On February 13th of 2022, I received an email from Paul Spadafore of Impact XM through my website's contact form. He briefly told me about his idea to have an artist making mobiles at a booth in a trade show in San Diego. It would be for a company with Japanese heritage and Paul was brainstorming and wondering if I'd be interested in being a part of it before he pitched his idea to the company.
I checked my calendar and didn't see anything in my future that might keep me from participating, so I said I'd be interested, but had some followup questions. Once Paul had more information about what the company wanted we arranged a time to speak over the phone. He told me all about the different projects he had done in the past involving artists making mobiles and folding paper. The main idea was to have the attendees take part in the creation of a mobile - either by folding or writing on a crane.
The idea was still in the early stages, but over the next few weeks, through many video chat meetings, emails, and phone calls, the project became more focused and took on a life of its own. By mid April I was officially hired and began ordering paper, wires, beads, thread, booking flights, and folding cranes.
The entire project would require almost 2,000 cranes folded from 6x6 inch sheets, and I only had 3 weeks to fold all of them. I had to hire the two women who helped me fold the cranes for the NYC mobiles again. They folded 500 each, and I folded the other 800, as well as several larger cranes for a central display in the booth.
The plan was for me to assemble 16-20 paper crane strands to hang from a trellis wall at the back of the booth. On site, I would assemble 6-10 large mobiles as well as 2-3 large chandelier mobiles over the 3 days of the trade show. Attendees would open up the flat paper cranes and hand them to me or a booth facilitator, and we would add those cranes to the mobile strands, or they could add them to the trellis wall strands. On each day of the event there would be cranes in 4 unique prints with red backgrounds that would correspond to the four core values of the company, so attendees could choose a different print each day they stopped by the booth.
I assembled and shipped 15 strands for the trellis wall, 2 large mobiles, and 16 giant cranes to hang from a cherry tree that would be in the center of the booth. The week before the event I also shipped all the rest of the cranes - the ones I had folded and the ones from the two Etsy sellers I had hired, the wire frames for the large mobiles, the rings for the large chandelier style mobiles, extra thread, beads, paper, and tiny clothes pins for hanging cranes from the trellis wall strands. My personal tools stayed with me and went in my luggage.
Once in San Diego, I settled into my new home for the week - a hotel that was only a 5 minute walk from the San Diego Convention Center. I landed in California on Thursday night, and visited the Convention Center for the first time on Friday morning. I was finally able to meet Paul and the rest of the team in person, and we were able to start getting things set up for the Digestive Disease Week.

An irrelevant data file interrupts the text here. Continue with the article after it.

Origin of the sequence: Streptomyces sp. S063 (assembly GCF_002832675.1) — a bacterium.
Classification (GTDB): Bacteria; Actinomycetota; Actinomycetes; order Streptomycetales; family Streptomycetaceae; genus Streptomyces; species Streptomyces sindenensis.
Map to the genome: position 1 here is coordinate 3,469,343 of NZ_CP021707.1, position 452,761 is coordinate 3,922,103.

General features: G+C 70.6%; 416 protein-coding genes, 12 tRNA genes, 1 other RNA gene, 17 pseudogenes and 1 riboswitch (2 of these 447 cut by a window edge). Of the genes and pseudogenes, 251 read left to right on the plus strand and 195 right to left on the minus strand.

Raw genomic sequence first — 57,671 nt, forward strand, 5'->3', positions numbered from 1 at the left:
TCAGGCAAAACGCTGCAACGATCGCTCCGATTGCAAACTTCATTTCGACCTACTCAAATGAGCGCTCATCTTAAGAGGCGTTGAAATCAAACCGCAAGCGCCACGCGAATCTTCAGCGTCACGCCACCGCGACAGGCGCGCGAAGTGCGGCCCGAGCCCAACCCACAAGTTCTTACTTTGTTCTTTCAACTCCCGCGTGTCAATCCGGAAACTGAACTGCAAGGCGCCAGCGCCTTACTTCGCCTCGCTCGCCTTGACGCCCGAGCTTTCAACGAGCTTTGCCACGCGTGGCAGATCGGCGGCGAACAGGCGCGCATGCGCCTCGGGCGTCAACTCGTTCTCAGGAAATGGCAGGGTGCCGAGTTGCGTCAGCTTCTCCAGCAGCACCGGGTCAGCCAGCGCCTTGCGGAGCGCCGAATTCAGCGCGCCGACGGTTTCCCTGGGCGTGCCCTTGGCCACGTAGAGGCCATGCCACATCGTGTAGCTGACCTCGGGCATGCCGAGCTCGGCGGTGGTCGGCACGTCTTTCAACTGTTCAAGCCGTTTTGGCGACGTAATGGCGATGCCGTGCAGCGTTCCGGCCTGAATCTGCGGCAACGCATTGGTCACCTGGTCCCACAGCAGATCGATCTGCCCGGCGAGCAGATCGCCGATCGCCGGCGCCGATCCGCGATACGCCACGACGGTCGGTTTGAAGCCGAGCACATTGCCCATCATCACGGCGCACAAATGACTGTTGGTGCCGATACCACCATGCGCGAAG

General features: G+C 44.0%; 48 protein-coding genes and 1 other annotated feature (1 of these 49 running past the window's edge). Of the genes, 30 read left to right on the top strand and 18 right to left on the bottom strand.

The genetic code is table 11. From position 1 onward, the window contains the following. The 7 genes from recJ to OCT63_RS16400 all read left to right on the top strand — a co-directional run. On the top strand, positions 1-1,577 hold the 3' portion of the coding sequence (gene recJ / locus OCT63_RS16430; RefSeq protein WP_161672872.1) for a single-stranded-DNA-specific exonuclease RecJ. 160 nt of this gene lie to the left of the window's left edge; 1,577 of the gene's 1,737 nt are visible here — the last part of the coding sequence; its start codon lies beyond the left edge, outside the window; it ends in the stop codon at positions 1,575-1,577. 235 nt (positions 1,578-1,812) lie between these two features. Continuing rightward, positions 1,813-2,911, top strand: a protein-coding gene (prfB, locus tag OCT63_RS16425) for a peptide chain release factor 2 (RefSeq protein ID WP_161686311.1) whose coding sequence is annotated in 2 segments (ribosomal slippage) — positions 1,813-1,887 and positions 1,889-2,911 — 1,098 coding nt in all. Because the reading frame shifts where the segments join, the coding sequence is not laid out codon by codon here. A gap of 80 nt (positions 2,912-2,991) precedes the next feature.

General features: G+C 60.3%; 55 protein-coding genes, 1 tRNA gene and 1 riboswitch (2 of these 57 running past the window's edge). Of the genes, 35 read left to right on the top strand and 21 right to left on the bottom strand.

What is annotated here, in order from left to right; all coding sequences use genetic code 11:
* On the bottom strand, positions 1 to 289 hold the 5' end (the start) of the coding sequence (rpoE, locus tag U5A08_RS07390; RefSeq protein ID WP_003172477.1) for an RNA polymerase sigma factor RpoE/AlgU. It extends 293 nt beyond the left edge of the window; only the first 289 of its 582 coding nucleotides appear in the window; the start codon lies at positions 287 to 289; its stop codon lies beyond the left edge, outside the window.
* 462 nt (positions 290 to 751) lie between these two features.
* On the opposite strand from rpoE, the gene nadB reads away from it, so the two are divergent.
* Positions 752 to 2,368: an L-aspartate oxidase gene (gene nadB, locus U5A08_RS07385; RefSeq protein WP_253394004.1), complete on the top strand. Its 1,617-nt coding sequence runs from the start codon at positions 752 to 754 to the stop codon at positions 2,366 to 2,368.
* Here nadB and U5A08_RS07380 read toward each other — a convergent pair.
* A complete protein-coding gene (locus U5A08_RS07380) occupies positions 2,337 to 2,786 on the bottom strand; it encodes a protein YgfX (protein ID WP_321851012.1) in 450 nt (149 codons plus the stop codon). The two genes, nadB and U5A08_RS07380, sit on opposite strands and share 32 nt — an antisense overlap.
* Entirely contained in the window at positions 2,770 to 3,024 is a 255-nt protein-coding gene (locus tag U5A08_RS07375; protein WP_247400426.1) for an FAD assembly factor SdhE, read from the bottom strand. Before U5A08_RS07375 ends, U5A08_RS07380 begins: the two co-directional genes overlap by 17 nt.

Now that everything was together in one place, Paul and I were able to reassess how we wanted attendees to participate in the origami experience. We decided that the trellis "selfie" wall would probably draw in more people than the construction of the chandelier mobiles. So we scrapped the chandelier mobiles entirely, and instead, decided that attendees would choose a crane, open up the wings of the crane, and clip the crane to the ribbon strands hanging off the trellis wall, or give me the crane to be incorporate into a Calder Style Mobiles.
I would be spending the 3 days of the convention at the booth, building mobiles, threading strands on the trellis wall once they were filled up with cranes, and teaching attendees how to fold paper cranes. Behind me, in the same booth, there was a tea station with mochi donuts. Between my side of the round counter and the donut side, there was a stunning man-made cherry tree with brilliant pink blossoms. 14 very large cranes hung effortlessly from its branches, and moved freely in the air conditioning drafts of the convention center.
Colorful spotlights were directed at the tree's branches, and heightened the pink of the blossoms above all of us. Around the perimeter of the booth there were seating areas, and two small tables also gave attendees a place to relax while they sipped tea and enjoyed their donuts. There were also a handful of seats at the counter where I was working, so attendees could sit and talk and fold cranes with me.
The whole thing was such a fun experience, and I heard wonderful things from attendees. Many commented on how our booth was the most beautiful and relaxing at the DDW, and several said that folding origami with me was the most fun they had ever had at ANY convention in their lives. Making so many people smile and express joy with my art was extremely energizing and validating, and I ended the three days feeling exhausted yet filled with happiness over the entire experience.
Paul found me on the World Wide Web and gave me an incredible opportunity to share my love of origami in a very personal way with hundreds of people over the span of 3 days. It was an unforgettably special experience that I will always hold dear to my heart, and I won’t hesitate for a second if Paul or anyone else ever approaches me with an opportunity like this in the future. Thank you Paul, thank you Impact XM, and thank you Takeda Pharmaceuticals!